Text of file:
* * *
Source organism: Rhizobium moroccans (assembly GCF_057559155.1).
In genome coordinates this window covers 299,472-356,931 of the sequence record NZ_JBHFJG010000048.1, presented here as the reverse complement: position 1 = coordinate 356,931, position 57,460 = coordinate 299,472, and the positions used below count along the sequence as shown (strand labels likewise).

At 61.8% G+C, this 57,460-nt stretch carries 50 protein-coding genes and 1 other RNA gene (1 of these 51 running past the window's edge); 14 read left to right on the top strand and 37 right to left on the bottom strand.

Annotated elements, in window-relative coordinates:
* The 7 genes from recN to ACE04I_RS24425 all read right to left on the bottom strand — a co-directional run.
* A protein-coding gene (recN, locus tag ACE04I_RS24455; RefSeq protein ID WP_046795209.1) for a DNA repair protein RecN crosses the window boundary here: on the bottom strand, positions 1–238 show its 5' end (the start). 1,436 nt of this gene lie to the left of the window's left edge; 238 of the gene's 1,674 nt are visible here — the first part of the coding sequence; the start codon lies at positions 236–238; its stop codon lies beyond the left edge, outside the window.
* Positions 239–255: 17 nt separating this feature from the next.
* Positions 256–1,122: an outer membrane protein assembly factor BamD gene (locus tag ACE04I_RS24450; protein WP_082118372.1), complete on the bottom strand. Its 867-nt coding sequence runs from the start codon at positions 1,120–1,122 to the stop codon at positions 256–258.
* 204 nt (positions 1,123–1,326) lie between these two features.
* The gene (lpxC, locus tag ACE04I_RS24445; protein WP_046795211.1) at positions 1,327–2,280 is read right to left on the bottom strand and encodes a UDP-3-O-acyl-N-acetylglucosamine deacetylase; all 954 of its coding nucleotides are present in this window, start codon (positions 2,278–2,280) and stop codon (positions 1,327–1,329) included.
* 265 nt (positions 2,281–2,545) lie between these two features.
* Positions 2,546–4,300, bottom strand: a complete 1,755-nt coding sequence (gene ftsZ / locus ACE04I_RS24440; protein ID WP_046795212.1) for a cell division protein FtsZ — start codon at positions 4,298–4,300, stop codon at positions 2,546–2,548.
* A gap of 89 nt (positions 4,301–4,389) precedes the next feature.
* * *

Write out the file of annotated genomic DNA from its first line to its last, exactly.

Source organism: Rhizobium moroccans (assembly GCF_057559155.1).
In genome coordinates this window covers 299,472-356,931 of the sequence record NZ_JBHFJG010000048.1, presented here as the reverse complement: position 1 = coordinate 356,931, position 57,460 = coordinate 299,472, and the positions used below count along the sequence as shown (strand labels likewise).

At 61.8% G+C, this 57,460-nt stretch carries 50 protein-coding genes and 1 other RNA gene (1 of these 51 running past the window's edge); 14 read left to right on the top strand and 37 right to left on the bottom strand.

Annotated elements, in window-relative coordinates:
* The 7 genes from recN to ACE04I_RS24425 all read right to left on the bottom strand — a co-directional run.
* A protein-coding gene (recN, locus tag ACE04I_RS24455; RefSeq protein ID WP_046795209.1) for a DNA repair protein RecN crosses the window boundary here: on the bottom strand, positions 1–238 show its 5' end (the start). 1,436 nt of this gene lie to the left of the window's left edge; 238 of the gene's 1,674 nt are visible here — the first part of the coding sequence; the start codon lies at positions 236–238; its stop codon lies beyond the left edge, outside the window.
* Positions 239–255: 17 nt separating this feature from the next.
* Positions 256–1,122: an outer membrane protein assembly factor BamD gene (locus tag ACE04I_RS24450; protein WP_082118372.1), complete on the bottom strand. Its 867-nt coding sequence runs from the start codon at positions 1,120–1,122 to the stop codon at positions 256–258.
* 204 nt (positions 1,123–1,326) lie between these two features.
* The gene (lpxC, locus tag ACE04I_RS24445; protein WP_046795211.1) at positions 1,327–2,280 is read right to left on the bottom strand and encodes a UDP-3-O-acyl-N-acetylglucosamine deacetylase; all 954 of its coding nucleotides are present in this window, start codon (positions 2,278–2,280) and stop codon (positions 1,327–1,329) included.
* 265 nt (positions 2,281–2,545) lie between these two features.
* Positions 2,546–4,300, bottom strand: a complete 1,755-nt coding sequence (gene ftsZ / locus ACE04I_RS24440; protein ID WP_046795212.1) for a cell division protein FtsZ — start codon at positions 4,298–4,300, stop codon at positions 2,546–2,548.
* A gap of 89 nt (positions 4,301–4,389) precedes the next feature.